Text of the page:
What's The One Step That Might Be Missing from Your Makeup Routine?
Published Sep 10, 2013
If you're into makeup, cleaning your brushes is usually a given. But most of us don't think about sanitizing the products themselves, a step that can make makeup last longer and ensure it's safe to use. That’s why BeautySoClean is one of our most essential kit components (now available on Beautylish!).
Founder Nancy Crossley, who was a makeup artist for 25 years, grew frustrated with the fact that there wasn’t a safe way to sanitize her products while on the job. So she made it her mission to invent a solution, and she did. BeautySoClean's wipes and spray sanitizer keep cosmetics clean, and help to reduce the risk of getting an eye or skin irritation. We chatted with Crossley to find out more about how the products work and why they've become a pro must-have.
I’m almost embarrassed to tell you, but I used mouthwash on my lipsticks. I was concerned that IPA alcohol would destroy the makeup and change the formulas. Plus, I didn’t like the idea of using a cleaning product that might not be safe, especially on my clients. Back then the brush cleansers we used were harsh, and I often found they'd irritate the skin—primarily on the jaw line—to the point where many of my celebrity clients were breaking out. Many of these products still exist on the market, and while they have that “wow” factor, melting red lipstick off in a second, I don’t believe they're safe for the skin. Our brush cleanser is unique because it’s formulated with natural ingredients, non-irritating, and dermatologist-tested.
Pure alcohol can dry out powder or cream cosmetics and may actually alter the pigment in lipsticks. After a lot testing, we formulated BeautySoClean with just the right balance of alcohol and emollients. So, unlike alcohol, it won't dry out products, alter their formula, or their pigments, and at the same time. Think: if you cleaned your hands with alcohol instead of hand sanitizer, for example, they'd get pretty dry and chapped.
That's always an option, but it's not nearly as effective as the wipes. Our main concern with cream-based cosmetics such as mascara, lipstick, and pencils is that their sticky surface collects residue like dead skin, food particles, and dust. So with one wipe across, you are able to remove that initial surface layer and sanitize the product all in one go.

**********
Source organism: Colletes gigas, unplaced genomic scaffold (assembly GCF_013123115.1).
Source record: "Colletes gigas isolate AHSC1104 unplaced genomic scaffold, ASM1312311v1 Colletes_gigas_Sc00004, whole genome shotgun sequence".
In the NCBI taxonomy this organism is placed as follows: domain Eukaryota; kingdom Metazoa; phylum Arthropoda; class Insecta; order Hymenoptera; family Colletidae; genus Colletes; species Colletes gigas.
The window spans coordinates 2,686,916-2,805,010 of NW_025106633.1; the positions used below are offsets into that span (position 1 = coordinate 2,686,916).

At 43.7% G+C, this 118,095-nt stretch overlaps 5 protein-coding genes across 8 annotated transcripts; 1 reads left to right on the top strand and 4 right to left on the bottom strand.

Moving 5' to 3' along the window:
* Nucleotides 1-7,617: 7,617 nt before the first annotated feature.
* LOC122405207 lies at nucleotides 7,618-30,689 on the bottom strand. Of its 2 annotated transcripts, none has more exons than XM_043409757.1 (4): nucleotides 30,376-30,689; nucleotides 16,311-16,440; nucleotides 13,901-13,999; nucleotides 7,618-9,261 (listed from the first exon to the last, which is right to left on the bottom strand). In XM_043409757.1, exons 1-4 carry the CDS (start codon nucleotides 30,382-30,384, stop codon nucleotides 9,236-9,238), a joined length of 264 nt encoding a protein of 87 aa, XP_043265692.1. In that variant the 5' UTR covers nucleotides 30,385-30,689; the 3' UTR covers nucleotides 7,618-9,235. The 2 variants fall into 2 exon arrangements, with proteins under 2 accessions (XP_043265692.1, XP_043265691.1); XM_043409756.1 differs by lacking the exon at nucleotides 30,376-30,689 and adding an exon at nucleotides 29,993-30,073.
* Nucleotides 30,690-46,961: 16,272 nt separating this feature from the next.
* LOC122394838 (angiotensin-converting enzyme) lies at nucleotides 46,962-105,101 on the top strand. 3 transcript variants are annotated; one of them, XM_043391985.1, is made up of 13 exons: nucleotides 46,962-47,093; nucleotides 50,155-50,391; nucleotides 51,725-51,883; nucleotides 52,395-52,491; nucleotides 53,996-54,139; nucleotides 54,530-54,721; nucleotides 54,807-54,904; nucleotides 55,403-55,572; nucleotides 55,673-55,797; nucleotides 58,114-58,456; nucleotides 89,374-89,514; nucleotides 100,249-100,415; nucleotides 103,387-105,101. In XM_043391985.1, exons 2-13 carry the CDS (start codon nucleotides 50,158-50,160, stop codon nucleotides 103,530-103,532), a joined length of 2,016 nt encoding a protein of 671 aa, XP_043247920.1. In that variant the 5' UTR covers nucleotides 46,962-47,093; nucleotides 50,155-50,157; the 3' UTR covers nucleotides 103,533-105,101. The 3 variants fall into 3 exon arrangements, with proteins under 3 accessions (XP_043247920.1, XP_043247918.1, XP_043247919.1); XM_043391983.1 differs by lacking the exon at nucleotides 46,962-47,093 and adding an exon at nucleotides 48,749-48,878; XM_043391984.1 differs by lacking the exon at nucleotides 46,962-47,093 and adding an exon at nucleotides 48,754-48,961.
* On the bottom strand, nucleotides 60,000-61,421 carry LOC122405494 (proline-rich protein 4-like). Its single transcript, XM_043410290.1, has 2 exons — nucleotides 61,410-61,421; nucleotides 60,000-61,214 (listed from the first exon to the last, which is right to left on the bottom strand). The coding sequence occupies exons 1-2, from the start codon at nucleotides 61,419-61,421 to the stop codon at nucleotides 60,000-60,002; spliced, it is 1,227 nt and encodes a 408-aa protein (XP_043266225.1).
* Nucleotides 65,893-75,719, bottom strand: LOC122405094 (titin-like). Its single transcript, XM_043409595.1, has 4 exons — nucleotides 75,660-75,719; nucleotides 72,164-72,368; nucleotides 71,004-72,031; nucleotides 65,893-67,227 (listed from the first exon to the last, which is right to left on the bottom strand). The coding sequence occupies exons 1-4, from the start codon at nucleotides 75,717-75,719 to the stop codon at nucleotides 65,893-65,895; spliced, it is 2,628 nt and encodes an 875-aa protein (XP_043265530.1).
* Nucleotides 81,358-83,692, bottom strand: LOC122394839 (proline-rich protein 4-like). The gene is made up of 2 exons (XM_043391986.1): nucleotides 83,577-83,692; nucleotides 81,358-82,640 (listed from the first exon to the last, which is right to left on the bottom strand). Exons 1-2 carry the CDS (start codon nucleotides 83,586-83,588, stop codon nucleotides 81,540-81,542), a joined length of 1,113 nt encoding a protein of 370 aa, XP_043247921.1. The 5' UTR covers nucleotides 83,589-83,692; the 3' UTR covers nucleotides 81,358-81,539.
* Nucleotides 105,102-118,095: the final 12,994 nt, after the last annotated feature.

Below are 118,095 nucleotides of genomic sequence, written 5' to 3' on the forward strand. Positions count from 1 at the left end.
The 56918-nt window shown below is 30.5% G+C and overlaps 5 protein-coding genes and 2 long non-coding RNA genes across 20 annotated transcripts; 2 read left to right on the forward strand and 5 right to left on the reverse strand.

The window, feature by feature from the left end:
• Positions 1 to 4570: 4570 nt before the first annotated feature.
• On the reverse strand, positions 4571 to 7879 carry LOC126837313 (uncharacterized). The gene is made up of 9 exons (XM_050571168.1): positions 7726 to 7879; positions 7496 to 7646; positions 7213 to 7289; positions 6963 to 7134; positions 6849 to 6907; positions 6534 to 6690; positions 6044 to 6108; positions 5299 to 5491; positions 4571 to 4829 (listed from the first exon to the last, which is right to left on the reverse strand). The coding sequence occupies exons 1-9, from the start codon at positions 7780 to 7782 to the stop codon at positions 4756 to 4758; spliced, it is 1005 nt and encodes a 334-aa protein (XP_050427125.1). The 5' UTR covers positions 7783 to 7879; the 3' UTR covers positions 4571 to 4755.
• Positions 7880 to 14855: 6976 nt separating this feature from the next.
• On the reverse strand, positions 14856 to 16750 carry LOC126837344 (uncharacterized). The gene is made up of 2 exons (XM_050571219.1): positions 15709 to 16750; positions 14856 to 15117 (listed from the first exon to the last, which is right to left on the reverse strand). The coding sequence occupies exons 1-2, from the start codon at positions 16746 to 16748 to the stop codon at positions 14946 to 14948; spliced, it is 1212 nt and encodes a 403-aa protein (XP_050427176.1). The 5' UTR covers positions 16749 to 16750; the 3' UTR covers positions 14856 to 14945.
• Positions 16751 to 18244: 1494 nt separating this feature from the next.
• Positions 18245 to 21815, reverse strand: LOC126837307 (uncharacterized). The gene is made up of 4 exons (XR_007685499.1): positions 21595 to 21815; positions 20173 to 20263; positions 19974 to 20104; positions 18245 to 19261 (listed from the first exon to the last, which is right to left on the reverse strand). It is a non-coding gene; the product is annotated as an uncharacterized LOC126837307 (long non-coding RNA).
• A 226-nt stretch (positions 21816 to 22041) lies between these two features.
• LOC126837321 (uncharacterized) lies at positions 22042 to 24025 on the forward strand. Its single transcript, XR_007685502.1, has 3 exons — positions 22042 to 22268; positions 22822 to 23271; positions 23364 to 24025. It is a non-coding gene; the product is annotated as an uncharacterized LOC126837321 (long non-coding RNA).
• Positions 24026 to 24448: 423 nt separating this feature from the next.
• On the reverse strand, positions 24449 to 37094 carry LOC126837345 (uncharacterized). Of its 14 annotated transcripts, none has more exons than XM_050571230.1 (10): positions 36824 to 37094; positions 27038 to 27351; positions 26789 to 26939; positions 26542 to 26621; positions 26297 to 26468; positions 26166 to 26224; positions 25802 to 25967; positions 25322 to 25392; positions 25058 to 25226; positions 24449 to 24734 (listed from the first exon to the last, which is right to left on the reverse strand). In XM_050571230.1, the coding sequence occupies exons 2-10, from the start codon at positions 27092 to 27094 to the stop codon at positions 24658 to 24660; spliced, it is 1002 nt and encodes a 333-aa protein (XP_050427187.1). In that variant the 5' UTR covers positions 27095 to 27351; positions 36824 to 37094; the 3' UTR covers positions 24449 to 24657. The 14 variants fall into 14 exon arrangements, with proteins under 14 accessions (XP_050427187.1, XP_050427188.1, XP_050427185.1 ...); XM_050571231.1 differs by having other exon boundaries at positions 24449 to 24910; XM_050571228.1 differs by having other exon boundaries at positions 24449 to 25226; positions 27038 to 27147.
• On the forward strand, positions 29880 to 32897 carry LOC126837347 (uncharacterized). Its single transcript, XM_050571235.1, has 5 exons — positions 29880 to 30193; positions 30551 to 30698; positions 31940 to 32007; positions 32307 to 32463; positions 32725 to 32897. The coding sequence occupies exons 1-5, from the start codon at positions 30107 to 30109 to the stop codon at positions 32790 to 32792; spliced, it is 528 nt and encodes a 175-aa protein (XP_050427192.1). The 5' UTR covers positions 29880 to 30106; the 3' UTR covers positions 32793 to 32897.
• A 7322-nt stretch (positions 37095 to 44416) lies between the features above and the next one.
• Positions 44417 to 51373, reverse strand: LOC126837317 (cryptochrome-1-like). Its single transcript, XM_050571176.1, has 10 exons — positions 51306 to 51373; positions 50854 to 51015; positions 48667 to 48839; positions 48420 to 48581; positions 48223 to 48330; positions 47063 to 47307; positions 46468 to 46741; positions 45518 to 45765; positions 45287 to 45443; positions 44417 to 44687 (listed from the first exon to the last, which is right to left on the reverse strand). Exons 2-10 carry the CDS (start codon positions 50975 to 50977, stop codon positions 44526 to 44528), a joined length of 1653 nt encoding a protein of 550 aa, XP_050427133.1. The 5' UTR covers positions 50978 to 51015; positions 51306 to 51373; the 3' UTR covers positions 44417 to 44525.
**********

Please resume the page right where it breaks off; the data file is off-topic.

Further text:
It does! My trick is to shake a little bit of the powder onto a tissue or paper towel and give it a spritz, and voila!
We recommend you sanitize you makeup as often as possible, but at the very least, every other day. And for makeup artists, if they do the sanitizing step in front of their clients, it gives customers that higher-level of service and peace of mind.
BeautySoClean has been tested on lip glosses, lipsticks, cosmetic pencils, concealers, and blushes. Samples of each, before sanitizing, were streaked on one side of an agar plate (a petri dish with a growth medium). Then, each product was sprayed with BeautySoClean, and a second sample was taken from each and streaked on the opposite side of the plate. Staphylococcus Aureus (aka staph infection), Pseudomonas Aeruginosa, or E.coli (all bacteria that can contribute to skin and eye irritations) were found to be present on the products prior to using BeautySoClean. But after the treatment (spraying BeautySoClean and waiting 10 seconds, the time it takes the product to work), there was no bacterial growth observed on the treated samples.
We’ve just come out with a scented cake pop brush cleanser that smells delicious! We're always working on new scents for the cleansers.
_How do you keep your makeup clean and safe? Share in the comments. _